The world reached an incredible milestone last month. For the first time in recorded history, more than 50% of the entire global population can be classified as middle class or wealthier.
The US-based Brookings Institution has estimated that over 3.8 billion people now have enough discretionary income to be classified as middle class or wealthier. And most of the recent growth in the middle class has occurred in the developing countries of Asia. The Brookings Institution’s estimate is based on the number of households that spend between $11 and $110 (in US dollars) per person each day.
Obviously, any definition of ‘middle-class’ is subjective and contestable (for example, some might argue that home ownership is critical to being middle class). Nonetheless, these developments represent an unambiguous triumph over poverty — which would have been unimaginable even 20 years ago, let alone 200 years ago.
However, it seems the news has attracted little attention in Australia — despite the fact that many Australians care deeply about tackling global poverty. It seems we are blasé — or perhaps just oblivious — when developing countries make huge strides in lifting the living standards of their citizens.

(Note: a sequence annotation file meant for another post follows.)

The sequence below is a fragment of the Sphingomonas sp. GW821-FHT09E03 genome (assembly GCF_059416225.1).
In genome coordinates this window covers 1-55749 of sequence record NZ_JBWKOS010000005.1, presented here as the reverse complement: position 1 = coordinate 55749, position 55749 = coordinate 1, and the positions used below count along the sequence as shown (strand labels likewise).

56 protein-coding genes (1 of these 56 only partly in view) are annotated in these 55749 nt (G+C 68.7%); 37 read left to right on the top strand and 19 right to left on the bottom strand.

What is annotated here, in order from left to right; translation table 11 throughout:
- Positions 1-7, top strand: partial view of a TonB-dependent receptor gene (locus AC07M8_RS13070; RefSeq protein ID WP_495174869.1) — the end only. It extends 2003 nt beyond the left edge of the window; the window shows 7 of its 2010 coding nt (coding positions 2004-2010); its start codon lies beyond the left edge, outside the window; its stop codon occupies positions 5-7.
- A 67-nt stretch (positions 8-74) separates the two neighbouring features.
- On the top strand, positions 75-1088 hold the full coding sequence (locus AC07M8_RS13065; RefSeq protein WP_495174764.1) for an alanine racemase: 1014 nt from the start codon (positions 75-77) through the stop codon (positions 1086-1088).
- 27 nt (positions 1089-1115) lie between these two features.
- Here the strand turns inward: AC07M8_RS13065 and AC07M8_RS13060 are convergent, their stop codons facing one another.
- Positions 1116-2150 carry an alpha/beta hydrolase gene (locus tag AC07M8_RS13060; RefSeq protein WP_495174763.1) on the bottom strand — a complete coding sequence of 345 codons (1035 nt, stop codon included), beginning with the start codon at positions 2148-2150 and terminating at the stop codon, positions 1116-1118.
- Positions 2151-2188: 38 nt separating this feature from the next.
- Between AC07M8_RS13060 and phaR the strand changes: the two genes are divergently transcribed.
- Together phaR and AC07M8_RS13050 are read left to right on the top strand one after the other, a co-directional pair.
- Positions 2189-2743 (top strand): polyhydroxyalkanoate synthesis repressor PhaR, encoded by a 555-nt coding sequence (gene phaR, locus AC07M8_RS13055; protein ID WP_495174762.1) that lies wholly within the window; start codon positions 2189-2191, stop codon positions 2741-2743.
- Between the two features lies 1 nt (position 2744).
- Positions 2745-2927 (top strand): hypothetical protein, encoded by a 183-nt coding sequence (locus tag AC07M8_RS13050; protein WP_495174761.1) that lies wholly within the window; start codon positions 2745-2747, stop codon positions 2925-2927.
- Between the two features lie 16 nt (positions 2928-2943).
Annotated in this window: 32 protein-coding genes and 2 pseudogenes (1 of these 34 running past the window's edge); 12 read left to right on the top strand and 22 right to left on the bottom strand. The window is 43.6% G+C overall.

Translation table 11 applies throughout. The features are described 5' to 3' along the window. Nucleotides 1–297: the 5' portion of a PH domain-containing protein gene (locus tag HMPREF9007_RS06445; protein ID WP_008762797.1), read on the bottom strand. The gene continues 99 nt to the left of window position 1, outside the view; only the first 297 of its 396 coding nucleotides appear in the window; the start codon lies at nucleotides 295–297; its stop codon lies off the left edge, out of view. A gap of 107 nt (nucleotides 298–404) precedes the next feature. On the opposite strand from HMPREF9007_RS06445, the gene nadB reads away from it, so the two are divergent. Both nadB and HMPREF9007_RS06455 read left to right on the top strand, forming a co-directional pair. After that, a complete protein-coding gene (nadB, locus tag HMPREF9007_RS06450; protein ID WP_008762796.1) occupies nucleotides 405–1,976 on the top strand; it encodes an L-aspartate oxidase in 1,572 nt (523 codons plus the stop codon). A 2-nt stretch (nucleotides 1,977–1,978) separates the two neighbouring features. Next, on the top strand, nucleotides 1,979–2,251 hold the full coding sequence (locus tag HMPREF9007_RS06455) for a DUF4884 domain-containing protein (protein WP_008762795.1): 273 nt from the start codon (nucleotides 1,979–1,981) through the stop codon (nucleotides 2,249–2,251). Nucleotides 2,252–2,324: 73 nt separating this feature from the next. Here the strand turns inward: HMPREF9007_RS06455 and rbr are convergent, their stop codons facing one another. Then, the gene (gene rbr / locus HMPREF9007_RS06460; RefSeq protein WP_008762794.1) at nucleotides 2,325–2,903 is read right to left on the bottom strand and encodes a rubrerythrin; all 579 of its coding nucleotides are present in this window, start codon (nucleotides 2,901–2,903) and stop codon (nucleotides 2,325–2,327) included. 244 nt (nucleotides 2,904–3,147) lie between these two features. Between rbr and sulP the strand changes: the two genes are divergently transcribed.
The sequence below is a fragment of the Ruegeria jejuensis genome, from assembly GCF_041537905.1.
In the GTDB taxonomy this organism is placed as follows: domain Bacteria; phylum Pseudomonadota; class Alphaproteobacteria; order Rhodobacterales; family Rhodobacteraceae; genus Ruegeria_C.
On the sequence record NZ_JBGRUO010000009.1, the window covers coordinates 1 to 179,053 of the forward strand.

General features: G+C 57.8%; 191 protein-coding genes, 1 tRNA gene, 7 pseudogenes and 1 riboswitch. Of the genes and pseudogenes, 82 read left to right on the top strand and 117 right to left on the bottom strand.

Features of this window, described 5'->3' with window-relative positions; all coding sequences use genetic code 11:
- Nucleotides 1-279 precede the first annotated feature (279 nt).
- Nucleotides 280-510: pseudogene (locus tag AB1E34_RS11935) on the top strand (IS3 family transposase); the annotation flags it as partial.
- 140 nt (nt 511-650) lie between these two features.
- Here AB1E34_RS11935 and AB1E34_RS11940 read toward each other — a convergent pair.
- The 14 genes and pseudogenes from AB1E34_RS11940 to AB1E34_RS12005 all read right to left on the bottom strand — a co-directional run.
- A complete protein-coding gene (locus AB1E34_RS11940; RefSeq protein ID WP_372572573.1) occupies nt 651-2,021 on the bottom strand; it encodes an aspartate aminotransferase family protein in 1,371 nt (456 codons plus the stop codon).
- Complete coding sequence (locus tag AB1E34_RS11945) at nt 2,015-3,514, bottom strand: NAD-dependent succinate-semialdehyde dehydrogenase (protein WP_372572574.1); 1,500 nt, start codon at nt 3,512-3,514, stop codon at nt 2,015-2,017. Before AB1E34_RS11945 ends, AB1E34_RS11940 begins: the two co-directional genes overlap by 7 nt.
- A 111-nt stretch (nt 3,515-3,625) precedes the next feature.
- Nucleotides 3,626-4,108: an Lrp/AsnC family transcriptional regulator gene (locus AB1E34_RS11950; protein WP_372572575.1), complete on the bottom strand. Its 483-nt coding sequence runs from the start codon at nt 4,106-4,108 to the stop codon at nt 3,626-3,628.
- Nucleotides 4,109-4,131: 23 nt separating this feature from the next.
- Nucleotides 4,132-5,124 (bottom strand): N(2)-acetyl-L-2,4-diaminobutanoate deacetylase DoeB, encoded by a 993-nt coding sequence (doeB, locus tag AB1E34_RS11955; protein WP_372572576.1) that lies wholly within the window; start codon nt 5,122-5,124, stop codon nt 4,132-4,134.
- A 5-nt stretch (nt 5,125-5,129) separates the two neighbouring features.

In part, it could represent uncomfortable truth for some of us: that free markets and liberalised trade actually work. And not just for the rich; but also for the millions who lift themselves out of poverty each year. But it could also reflect the negativity bias in news generally. Bad news sells; and people are simply less interested in good news.
It also doesn’t help that statistics are difficult to ‘sell’ as a story. Statistics do not resonate easily with most people or stir up empathy or emotion. A proclamation that the global middle class will reach four billion by 2020 does little to engage a person’s emotions.
But if you say that a mother in India can now afford a refrigerator and washing machine for her home — there’s a story we can all comprehend and celebrate. And she is one of those 3.8 billion people.